Taking the imaginative into account means following those who create the expressions of this diversity and listening to what they have to say. We thus strive to highlight such creative endeavors. We do not dispense knowledge to be swallowed per se, but offer an opening, a proposition, a contribution to the debate sparked by every act of speaking out and by all artistic expression.
We try to avoid superficiality or banal promotions to enrich, as far as is possible, the relation created between cultural players and their public. We thus seek to popularize and reinforce interrelated worlds, not based on difference, but on the solidarity that comes from sharing.
Beyond the cultural, it is the entire question of interculturality that is posed in a diverse world. « Diversity », writes Edouard Glissant, « is not a melting pot [ ] Diversity means a clash of differences, which can be self-regulating, conflictual or in accord, but always generators of unpredictability. » (2) For us, this notion of unpredictability is essential: it is by no means the least of the African arts’ contributions, for they draw on lived experience there where, given life’s difficulties, people have never known what tomorrow will hold. As Africa’s art forms construct hope against all odds, they develop a positivity; in our world undergoing both economic and ecological crisis, they see not anguish to be surmounted, but the need to devise new ways of living together. And they do so by forging a greater sense of collectivity and solidarity, in a new humanism that spurns all human hierarchies, by adapting and constantly reinventing our relations.
Highlighting and taking diversity into account is a permanent negotiation: it is the result of both political will and the demands made by those who suffer discrimination. But being in a relation also means being together on a human level. It means trusting the intelligence and maturity of those concerned to defend and organize themselves if they are subjected to the constraints of their cultural history. It is a complex process and it takes time. We don’t believe, therefore, that any single practice should be imposed in a diverse society. Everyone should be free to wear culturally distinctive signs in public. One cannot ignore the protective force of the law when it comes to reprehensible practices, of course, but we should not allow the law to become a factor of stigmatization. That is where we stand in the debates currently agitating French society: we are for taking people’s specificities into account, for respecting diversity and for being aware of the ensuing new ways of living together. Diversity is not a problem; it is a concrete solution, a social catalyst: it’s what keeps society thriving! We position ourselves within this positivity.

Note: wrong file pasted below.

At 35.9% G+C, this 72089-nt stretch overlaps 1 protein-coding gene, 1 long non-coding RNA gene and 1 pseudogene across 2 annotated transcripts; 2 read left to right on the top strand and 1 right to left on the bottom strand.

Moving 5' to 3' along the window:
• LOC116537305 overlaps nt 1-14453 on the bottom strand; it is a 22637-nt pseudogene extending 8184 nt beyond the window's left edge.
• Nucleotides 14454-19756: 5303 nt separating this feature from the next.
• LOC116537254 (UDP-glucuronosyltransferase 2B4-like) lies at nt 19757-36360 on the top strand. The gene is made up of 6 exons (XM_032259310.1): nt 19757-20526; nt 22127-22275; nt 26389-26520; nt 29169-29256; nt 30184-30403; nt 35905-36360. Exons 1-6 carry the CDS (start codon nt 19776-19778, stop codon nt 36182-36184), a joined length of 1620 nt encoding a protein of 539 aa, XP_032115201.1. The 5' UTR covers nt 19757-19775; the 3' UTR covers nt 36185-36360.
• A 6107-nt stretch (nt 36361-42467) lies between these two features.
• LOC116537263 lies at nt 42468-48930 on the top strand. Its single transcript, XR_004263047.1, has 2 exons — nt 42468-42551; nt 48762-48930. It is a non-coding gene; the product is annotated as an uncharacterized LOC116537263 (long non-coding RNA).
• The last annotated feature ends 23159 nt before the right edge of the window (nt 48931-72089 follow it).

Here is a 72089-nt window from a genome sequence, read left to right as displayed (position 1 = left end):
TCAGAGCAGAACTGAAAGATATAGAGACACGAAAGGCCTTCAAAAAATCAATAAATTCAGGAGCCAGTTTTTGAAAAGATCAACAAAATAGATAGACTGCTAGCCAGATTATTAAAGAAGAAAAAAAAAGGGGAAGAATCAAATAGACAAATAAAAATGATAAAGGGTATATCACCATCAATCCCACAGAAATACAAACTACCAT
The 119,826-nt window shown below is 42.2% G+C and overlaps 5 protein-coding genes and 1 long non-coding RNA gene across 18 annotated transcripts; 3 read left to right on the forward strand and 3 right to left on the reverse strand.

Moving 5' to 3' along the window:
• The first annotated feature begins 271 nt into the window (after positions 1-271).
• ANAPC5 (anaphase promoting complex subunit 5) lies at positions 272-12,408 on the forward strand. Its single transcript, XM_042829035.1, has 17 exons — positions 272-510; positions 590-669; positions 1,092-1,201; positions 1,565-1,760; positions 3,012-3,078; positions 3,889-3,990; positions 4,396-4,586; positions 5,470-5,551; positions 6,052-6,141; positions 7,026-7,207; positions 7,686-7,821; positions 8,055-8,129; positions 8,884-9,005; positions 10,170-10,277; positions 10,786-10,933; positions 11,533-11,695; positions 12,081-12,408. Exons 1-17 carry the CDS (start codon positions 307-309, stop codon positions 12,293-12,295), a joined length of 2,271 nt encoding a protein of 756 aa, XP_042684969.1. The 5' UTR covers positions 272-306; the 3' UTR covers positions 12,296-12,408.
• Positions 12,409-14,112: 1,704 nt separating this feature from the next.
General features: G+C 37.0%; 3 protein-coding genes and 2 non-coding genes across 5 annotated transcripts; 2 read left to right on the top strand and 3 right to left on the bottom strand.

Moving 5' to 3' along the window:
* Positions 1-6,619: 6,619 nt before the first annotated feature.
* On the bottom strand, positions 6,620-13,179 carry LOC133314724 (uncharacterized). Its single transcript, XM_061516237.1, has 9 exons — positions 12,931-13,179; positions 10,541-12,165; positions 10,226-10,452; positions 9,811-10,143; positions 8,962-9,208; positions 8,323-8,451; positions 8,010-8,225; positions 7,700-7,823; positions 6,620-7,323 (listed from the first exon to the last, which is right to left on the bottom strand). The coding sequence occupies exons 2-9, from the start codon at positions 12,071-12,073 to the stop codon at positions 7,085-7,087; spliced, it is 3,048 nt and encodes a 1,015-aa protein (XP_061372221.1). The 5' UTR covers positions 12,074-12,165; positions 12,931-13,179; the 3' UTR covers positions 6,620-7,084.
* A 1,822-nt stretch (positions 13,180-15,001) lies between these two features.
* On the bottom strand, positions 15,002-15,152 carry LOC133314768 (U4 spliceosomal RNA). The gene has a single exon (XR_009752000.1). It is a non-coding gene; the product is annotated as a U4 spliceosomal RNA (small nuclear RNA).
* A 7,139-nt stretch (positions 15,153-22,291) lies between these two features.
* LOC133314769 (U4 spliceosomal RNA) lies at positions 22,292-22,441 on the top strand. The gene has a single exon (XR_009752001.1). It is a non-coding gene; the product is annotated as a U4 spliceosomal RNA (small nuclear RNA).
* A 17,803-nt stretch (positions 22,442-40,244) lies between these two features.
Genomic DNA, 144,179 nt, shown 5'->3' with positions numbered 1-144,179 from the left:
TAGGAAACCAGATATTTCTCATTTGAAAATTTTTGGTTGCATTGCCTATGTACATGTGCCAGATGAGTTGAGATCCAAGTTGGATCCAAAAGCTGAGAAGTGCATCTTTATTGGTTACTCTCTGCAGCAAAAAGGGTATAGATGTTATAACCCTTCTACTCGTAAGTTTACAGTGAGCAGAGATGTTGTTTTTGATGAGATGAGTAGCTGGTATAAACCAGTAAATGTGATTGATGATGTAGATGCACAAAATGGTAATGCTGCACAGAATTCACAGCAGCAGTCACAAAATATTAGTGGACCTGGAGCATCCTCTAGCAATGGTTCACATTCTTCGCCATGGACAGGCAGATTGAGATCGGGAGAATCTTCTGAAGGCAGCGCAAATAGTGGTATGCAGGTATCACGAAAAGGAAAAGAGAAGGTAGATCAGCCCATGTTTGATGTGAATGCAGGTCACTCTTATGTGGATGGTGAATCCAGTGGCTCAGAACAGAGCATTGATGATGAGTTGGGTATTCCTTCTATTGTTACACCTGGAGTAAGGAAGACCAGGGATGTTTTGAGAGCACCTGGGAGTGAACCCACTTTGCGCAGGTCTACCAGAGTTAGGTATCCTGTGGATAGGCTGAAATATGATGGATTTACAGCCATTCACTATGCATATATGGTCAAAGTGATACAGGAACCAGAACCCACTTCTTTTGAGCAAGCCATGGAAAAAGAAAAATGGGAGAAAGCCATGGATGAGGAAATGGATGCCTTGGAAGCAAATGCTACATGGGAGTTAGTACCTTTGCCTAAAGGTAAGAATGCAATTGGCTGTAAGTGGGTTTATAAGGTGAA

Of course such positivity is not always an easy ride: the confrontation of differences can be uncomfortable and problematic. It requires that everyone forgo a little of their quietude and accept that the boat be rocked. The Other is an alter ego, an Other of our kind: embracing this similarity opens the way to solidarity. But he/she is also a different Other, with an irrevocable part that I will never understand, an opacity that will always be a difference. It is a right. But should never lead to any form of apartheid. Our work at Africultures lies in its acceptance and the promotion of its pertinence for those concerned.
Africultures has always striven to root its reflection in current issues, while remaining open to developing new perspectives in keeping with our society’s evolutions.
Africultures is a project for life, for a future together.
1. Traité du Tout-monde, poétique IV, Gallimard, 1997, p. 210.
2. Introduction à une poétique du divers, Gallimard 1996, republished in 2006, p. 98.Translated by Melissa Thackway thanks to Black Camera, United States///Article N° : 12677